What is a tinder fungus or tinder mushroom?

The Tinder fungus is a tree fungus that mainly grows on dead birch and beech trees. It has versatile uses, such as tinder.

from Martin Gebhardt | Plants / fungi | reading time 4 Min
Updated on 21 February 2024 57.726 views 92% found this guide helpful
What is a tinder fungus or tinder mushroom?

Martin Gebhardt

From Martin Gebhardt. Check out my “About me” page.


👉 The key facts from this guide

  • The Tinder Fungus is a tree fungus that mainly grows on dead birch and beech trees and has versatile uses.
  • Previously, the Tinder Fungus was used as tinder for making fire, for wound dressings, and in shipbuilding.
  • Today, the Tinder Fungus is used as a medicinal mushroom, in cosmetics, and in dietary supplements.
  • The Trama layer inside the fungus is an excellent tinder for bushcraft and survival.
  • To use the Trama as tinder, it must be dried and finely processed.
  • The Tinder Fungus can also be charred to make it even more flammable.

Well-functioning tinder is worth its weight in gold in the wilderness.

Today, you will learn what a tinder fungus is and how to use it as tinder.

But not only that - I will show you what else the inconspicuous tinder fungus can do and what it is used for.

What is a Tinder Fungus?

A tinder fungus is a tree fungus that mainly grows on dead birch and beech trees. It is also called tinder mushroom. The tinder fungus is versatile and can be used, for example, with its special fungus-like layer on the inside, which is used as tinder. This layer is called "trama" in technical terms.

In the picture, you can see a tinder fungus on a dead birch tree.

Tinder fungus on a dead birch tree
Tinder fungus on a dead birch tree

Nomenclature

The tinder fungus is often also called tinder mushroom. So, it can happen that the word is used ambiguously. I mean the same thing with tinder fungus and tinder mushroom.

The name tinder fungus comes from the fact that it was typically used as tinder in the past. And the word fungus comes from the fact that mushrooms can store a lot of water.

Facts about the Tinder Fungus

The tinder fungus can live for many years. 10 years is not uncommon. The diameter can be up to 30 cm.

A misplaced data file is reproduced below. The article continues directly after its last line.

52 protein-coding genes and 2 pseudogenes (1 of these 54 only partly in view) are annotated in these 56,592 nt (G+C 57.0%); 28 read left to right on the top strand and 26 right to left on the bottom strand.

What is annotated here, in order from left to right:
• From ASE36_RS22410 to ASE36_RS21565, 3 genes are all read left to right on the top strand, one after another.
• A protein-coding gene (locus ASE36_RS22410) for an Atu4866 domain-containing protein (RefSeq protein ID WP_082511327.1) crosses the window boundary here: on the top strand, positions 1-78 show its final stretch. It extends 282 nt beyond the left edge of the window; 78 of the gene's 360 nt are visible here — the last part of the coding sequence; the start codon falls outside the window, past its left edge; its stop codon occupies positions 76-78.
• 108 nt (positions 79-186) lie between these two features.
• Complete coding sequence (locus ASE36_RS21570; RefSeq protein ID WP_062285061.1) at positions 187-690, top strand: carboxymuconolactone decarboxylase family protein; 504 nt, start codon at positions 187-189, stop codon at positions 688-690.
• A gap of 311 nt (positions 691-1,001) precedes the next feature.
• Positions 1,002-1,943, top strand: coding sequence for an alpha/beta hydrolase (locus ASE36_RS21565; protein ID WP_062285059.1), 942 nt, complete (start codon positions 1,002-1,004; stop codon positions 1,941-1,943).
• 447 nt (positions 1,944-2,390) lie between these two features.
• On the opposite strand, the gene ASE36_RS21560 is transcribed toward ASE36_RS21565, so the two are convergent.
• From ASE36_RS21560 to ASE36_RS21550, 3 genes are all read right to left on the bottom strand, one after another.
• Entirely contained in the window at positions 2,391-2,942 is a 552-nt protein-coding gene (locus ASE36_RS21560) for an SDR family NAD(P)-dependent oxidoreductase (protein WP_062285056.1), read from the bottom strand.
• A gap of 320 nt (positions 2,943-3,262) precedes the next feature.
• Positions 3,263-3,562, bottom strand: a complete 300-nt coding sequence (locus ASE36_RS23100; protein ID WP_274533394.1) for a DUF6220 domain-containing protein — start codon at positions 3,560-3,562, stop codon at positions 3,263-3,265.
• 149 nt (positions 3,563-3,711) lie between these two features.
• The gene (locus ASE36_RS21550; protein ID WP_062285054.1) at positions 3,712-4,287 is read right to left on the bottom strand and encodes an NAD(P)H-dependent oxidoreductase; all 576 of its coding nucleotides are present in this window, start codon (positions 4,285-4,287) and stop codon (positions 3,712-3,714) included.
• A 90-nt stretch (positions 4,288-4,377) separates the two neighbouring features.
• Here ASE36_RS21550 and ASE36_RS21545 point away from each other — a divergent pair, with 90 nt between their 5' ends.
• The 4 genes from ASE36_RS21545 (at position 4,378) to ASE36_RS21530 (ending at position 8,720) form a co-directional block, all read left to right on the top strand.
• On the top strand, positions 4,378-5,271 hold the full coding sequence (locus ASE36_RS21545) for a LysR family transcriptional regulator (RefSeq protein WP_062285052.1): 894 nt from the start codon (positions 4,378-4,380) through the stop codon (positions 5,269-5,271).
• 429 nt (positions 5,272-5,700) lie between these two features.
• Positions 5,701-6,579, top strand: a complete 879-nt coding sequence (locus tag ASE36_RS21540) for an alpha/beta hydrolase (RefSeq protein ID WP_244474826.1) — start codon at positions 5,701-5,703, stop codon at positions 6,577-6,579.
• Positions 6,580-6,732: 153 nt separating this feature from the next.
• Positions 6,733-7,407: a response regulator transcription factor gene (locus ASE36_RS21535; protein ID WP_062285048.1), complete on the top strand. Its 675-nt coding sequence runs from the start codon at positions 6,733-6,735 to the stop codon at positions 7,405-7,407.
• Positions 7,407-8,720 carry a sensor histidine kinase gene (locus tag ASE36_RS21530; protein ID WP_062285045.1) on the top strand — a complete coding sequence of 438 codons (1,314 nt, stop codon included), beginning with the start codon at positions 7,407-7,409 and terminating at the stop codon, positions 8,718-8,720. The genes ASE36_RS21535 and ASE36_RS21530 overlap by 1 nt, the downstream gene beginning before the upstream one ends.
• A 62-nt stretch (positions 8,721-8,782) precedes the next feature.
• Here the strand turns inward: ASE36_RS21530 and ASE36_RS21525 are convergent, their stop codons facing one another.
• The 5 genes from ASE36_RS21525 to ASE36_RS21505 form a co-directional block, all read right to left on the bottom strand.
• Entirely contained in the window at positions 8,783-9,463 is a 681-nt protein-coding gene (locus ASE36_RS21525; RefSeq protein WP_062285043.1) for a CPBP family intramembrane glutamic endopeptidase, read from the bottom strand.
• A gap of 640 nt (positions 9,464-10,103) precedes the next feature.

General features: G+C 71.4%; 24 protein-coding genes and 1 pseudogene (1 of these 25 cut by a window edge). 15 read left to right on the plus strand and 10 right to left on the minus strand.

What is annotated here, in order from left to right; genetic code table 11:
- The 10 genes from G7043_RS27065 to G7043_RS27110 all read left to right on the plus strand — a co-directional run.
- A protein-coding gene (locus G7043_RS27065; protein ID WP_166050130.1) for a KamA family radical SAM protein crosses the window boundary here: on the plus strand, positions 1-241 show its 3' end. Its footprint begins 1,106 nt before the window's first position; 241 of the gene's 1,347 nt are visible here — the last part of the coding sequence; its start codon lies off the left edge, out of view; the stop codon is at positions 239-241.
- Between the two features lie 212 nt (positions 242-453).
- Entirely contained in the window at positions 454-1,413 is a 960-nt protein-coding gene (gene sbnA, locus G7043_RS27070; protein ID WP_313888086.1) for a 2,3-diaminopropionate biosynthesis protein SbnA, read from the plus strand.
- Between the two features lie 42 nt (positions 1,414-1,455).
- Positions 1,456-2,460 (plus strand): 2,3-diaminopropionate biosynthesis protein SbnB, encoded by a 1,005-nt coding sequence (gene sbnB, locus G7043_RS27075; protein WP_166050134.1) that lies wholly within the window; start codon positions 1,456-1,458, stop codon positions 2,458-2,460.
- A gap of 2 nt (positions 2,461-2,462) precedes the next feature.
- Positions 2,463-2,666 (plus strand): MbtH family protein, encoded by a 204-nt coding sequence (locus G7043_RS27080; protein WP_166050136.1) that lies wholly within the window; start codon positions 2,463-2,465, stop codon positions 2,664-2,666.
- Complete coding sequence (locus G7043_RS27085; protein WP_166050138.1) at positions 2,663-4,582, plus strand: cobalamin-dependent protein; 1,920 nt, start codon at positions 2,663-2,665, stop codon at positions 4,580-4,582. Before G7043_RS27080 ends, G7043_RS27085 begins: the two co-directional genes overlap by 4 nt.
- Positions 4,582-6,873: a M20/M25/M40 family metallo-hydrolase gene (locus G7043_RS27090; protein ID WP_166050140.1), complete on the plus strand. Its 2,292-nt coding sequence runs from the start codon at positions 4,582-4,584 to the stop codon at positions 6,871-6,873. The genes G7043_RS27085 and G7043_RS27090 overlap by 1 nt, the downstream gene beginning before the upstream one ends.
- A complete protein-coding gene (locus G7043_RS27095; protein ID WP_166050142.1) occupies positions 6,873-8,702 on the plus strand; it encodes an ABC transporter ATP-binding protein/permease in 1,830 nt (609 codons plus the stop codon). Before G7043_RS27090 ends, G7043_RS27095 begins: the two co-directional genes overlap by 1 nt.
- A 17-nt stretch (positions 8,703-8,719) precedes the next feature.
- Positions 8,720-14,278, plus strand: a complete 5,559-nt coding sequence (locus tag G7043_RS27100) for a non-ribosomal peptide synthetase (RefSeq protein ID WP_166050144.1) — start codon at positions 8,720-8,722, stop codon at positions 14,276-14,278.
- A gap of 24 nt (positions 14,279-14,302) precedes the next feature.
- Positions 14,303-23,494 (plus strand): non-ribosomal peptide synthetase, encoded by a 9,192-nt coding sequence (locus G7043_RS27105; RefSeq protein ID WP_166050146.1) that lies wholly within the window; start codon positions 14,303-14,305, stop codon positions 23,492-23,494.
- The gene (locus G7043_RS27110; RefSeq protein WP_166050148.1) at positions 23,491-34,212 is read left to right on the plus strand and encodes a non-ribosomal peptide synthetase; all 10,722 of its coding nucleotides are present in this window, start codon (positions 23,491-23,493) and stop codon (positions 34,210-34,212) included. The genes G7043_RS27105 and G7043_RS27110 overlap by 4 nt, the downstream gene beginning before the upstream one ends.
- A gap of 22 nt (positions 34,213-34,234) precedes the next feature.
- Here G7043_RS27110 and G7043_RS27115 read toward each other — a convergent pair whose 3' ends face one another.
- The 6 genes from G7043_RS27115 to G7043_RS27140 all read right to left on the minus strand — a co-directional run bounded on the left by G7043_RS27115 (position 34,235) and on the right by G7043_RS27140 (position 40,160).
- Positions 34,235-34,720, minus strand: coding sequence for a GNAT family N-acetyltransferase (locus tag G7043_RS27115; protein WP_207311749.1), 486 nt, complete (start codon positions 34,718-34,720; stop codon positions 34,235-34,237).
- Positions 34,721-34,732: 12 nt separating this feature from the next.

Depending on its age, the tinder fungus weighs up to 15 kg.

The fungus is widespread in Asia, North America and Europe.

Furthermore, the tinder fungus is not poisonous, but rather inedible. It has a hard and woody consistency and tastes somewhat bitter.

Tinder fungus on a birch tree
Tinder fungus on a birch tree

History

For more than 10,000 years, the tinder fungus has been used and processed. Even "Ötzi" had a fungus with him. Not a tinder fungus, but the similar Birch Polypore.

The tinder fungus was once regularly used as a fire starter, to the extent that the fungus was greatly suppressed in Germany. It even had to be imported from Eastern Europe.

Today, the tinder fungus is only harvested sporadically in Germany. The fruiting bodies of German mushrooms are often too small, and the ratio of usable Trama to unusable parts is much higher than in Eastern European regions.

Forestry Importance

The tinder fungus is an important fungus in the forest.

Through its wood decomposition process, the nutrients of the tree return to the natural cycle. This creates new topsoil.

Structure of the Tinder Fungus

If you remove the tinder fungus from the tree and open it, three different layers come to light.

  • the mycelial core
  • the pore layer
  • the Trama

In the picture here, you can see the structure in more detail.

Structure of the tinder fungus
Structure of the tinder fungus

The Tinder Fungus - versatile in use

The tinder fungus was once a versatile fungus. I list the most important uses below:

  • Until the 19th century, hemostatic and disinfectant wound dressings were made from tinder fungus.
    • promotes wound healing
    • fights inflammation
  • Alcoholic fluid extracts were made for bladder problems, indigestion, and other ailments.
  • In the past, the Trama was used in shipbuilding to seal boat planks (e.g., in Romania).
  • All waste generated during production can be used as effective incense, for example, to fumigate beehives or repel insects.
  • Used as a smoking material to preserve food, such as fish.